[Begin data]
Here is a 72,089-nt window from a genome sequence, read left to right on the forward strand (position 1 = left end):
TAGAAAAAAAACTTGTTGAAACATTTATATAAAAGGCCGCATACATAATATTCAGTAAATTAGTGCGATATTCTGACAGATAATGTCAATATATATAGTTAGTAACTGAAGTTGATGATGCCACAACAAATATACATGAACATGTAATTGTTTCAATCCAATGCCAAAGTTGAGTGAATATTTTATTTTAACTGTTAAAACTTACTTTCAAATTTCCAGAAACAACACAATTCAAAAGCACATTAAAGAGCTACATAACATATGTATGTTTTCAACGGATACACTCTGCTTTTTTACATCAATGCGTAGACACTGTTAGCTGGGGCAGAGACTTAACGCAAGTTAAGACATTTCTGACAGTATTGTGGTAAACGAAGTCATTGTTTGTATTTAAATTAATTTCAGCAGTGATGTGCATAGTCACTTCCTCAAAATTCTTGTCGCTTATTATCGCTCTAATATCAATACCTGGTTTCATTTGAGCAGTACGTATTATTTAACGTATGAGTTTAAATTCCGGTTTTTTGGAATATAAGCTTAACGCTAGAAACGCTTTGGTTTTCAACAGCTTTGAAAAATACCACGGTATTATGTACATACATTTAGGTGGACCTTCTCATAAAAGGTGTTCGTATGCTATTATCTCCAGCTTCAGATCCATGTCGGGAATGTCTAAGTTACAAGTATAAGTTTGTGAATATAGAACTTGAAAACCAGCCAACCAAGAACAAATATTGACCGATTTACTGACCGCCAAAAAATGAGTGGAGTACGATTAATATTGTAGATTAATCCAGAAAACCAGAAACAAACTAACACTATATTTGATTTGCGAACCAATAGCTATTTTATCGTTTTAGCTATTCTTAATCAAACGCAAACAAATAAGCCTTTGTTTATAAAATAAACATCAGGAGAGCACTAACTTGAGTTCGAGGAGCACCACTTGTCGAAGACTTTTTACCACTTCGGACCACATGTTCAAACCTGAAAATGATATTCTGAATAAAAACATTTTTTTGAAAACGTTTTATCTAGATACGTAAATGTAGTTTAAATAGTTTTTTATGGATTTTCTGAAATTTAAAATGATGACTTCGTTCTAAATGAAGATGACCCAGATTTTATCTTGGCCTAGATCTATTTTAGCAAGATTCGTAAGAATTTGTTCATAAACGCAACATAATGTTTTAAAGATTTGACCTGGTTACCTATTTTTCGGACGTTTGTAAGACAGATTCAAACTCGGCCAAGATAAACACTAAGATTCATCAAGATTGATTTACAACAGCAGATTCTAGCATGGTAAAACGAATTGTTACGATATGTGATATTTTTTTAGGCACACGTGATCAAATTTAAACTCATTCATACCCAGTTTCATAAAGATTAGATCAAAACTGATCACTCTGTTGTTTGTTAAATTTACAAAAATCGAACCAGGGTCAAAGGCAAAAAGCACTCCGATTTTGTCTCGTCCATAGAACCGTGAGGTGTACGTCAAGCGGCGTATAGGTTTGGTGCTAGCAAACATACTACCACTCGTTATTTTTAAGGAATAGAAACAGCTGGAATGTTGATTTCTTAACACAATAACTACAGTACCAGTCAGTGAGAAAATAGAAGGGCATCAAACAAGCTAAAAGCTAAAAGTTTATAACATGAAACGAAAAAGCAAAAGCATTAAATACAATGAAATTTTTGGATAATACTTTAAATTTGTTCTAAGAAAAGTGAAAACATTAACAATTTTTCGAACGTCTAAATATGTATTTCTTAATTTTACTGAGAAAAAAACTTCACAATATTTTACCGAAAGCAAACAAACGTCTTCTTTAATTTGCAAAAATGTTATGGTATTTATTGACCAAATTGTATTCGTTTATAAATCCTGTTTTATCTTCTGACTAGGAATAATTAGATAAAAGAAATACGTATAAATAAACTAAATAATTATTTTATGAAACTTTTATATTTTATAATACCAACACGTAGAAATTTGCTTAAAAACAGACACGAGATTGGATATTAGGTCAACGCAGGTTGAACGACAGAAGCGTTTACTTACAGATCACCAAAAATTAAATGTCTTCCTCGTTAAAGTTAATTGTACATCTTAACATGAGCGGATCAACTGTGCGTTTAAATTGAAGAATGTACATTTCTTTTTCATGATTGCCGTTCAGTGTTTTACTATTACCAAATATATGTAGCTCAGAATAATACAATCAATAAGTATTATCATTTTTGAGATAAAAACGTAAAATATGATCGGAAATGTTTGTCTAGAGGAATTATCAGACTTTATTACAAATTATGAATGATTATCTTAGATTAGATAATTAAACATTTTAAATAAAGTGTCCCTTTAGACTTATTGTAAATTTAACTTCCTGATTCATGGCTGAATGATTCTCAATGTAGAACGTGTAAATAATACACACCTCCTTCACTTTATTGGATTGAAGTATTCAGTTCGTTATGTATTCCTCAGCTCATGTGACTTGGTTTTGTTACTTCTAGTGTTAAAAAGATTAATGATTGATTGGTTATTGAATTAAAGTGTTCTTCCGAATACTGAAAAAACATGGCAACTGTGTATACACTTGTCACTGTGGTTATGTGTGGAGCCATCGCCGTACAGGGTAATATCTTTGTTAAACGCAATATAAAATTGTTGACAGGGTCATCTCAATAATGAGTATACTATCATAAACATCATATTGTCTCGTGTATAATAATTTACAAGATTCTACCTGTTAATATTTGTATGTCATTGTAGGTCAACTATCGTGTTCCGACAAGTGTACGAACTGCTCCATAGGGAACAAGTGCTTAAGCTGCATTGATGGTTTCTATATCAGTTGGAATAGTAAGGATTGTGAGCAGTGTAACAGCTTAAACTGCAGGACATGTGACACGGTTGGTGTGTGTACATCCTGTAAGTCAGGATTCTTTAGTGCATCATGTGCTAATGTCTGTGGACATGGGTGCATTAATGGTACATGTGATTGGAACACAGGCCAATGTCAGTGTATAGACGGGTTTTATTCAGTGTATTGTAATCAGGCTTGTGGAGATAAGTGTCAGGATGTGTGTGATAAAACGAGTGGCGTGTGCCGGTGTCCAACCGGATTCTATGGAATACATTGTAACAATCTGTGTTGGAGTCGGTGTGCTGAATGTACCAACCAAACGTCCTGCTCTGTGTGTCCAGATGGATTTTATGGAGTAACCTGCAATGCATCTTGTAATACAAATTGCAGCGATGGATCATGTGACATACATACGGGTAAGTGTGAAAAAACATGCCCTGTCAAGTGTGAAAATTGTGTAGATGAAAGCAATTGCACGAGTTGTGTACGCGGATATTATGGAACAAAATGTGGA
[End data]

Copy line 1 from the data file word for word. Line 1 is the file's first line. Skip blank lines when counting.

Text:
Here is a 72,089-nt window from a genome sequence, read left to right on the forward strand (position 1 = left end):